Senate ethics panel issues scathing report of Ensign

Former Sen. John Ensign of Nevada broke federal law, made false statements to the Federal Election Commission and obstructed a Senate Ethics Committee’s investigation into his conduct, the panel said Thursday in a scathing report that sent the matter to the Justice Department for possible prosecution.

The former Republican lawmaker “created a web of deceit that entangled and compromised numerous people,” the committee said, adding that it had assembled enough evidence to warrant possible expulsion had Ensign not resigned.

Ensign quit May 3, one day before he was to have testified under oath about an affair with the wife of a top aide, the aide’s subsequent lobbying of Ensign’s office, and a payment from Ensign’s parents to the one-time aide’s family.

The committee asked the FEC to conduct its own investigation, concluding that Ensign made false statements to the agency about the payment to the former aide’s family.

The Senate committee hired former federal prosecutor Carol Elder Bruce to complete its investigation and relied on her findings in making the referrals to the Justice Department and FEC.


Romney defends Massachusetts health care law he backed

Mitt Romney says last year’s Democratic-passed health care law is a federal government takeover of health delivery. But he says his somewhat similar Massachusetts law was right for his state.

The likely Republican presidential candidate on Thursday defended the law enacted in 2006 when he was Massachusetts governor. Both the state and federal laws require people to obtain health insurance.

Romney said his program was a state solution to a state problem. He said the Obama-backed law is a power-grab by the federal government to impose a one-size-fits-all plan on all 50 states.

Many conservatives say Romney should distance himself from the Massachusetts law’s mandated insurance coverage.


Unabomber’s personal items to be auctioned

Personal effects of Ted Kaczynski, better known as the Unabomber, will be auctioned off online later this month with the proceeds going to his victims, the U.S. Marshals Service said Thursday.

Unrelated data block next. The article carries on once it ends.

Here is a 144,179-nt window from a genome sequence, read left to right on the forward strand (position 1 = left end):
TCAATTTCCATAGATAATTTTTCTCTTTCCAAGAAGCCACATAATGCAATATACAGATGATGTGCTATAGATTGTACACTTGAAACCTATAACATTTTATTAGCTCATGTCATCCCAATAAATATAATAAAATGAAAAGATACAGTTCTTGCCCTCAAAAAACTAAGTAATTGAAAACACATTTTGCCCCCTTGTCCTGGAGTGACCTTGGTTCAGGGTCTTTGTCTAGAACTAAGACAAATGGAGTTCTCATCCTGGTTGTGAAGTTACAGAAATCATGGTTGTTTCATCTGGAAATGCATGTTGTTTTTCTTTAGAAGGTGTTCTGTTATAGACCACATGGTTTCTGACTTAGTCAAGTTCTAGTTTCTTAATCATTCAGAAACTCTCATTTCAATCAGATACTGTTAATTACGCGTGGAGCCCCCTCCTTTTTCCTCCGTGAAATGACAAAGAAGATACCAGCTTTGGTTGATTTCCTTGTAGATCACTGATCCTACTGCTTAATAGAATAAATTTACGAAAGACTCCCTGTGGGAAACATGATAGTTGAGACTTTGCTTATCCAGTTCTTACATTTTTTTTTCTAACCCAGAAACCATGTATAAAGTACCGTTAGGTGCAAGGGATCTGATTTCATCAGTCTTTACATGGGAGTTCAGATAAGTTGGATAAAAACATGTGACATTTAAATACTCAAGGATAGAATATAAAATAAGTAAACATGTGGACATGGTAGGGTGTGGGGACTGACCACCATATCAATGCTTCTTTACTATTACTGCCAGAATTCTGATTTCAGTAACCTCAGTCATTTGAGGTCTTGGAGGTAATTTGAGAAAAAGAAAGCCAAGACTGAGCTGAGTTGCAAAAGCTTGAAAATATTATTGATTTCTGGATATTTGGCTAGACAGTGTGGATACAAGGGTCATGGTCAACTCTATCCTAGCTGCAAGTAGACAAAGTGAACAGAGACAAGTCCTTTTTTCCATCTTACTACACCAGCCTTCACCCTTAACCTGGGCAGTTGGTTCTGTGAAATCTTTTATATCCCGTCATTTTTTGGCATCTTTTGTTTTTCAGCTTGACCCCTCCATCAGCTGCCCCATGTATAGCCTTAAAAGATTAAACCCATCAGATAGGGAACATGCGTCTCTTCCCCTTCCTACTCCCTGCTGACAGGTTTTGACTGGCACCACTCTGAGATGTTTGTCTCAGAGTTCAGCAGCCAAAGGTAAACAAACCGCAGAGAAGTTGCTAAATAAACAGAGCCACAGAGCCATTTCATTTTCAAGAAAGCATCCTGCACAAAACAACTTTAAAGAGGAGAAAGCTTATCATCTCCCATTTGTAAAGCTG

Kaczynski was behind a mail bombing spree that spanned nearly 20 years until his arrest in 1996, killing three people and injuring 23 others. The bombings, he said, were designed to attract attention to the erosion of human freedom brought on by modern technology.

The irony of the online auction was not lost on the marshals service. “We will use the technology that Kaczynski railed against in his various manifestos to sell artifacts of his life,” said U.S. Marshal Albert Najera.

Among the items to be auctioned are personal documents, including driver’s licenses, birth certificates, deeds, checks, academic transcripts and photos.

The items also include sunglasses similar to the pair featured in an infamous sketch of the hooded Unabomber suspect.

The auction will begin May 18 and continue through June 2. The online catalog can be viewed at www.gsaauctions.gov beginning May 18.


Court convicts Demjanjuk in Nazi death camp murders

A German court convicted retired U.S. autoworker John Demjanjuk on Thursday of taking part in the murder of tens of thousands of Jews as a Nazi death camp guard, breaking legal ground that could pave the way for the prosecution of many low-level cogs in Hitler’s machinery of destruction.

The 91-year-old Demjanjuk was sentenced to five years in prison on 28,060 counts of accessory to murder – one each for the number of people killed at the Sobibor death camp during the six months in 1943 when he was convicted of standing guard there.

But Demjanjuk will spend no immediate time behind bars. Presiding Judge Ralph Alt ordered him released from custody pending his appeal – a process that could take at least a year.


Province capital orders microchips to control dogs

Guangzhou, capital of China’s most populous province, has ordered dog owners to have microchips implanted in their pets by the end of July as part of efforts to control the number of canines in the city.

The chips will contain information including the name and address of the dog’s owner, its health condition and vaccination history, according to a statement by the government of Guangzhou, capital of southern Guangdong province. The chips will serve as a dog’s legal identity card, it said.

Guangzhou introduced a “one-dog per family” policy in July 2009 and at the same time lowered the cost of registering a dog to 500 yuan for the first year from 10,000 yuan ($1,540). Owners pay 300 yuan for every subsequent year, according to the city’s rules. Since the change, Guangzhou has issued 40,000 dog licenses, the China Daily reported Thursday.

— From news service reports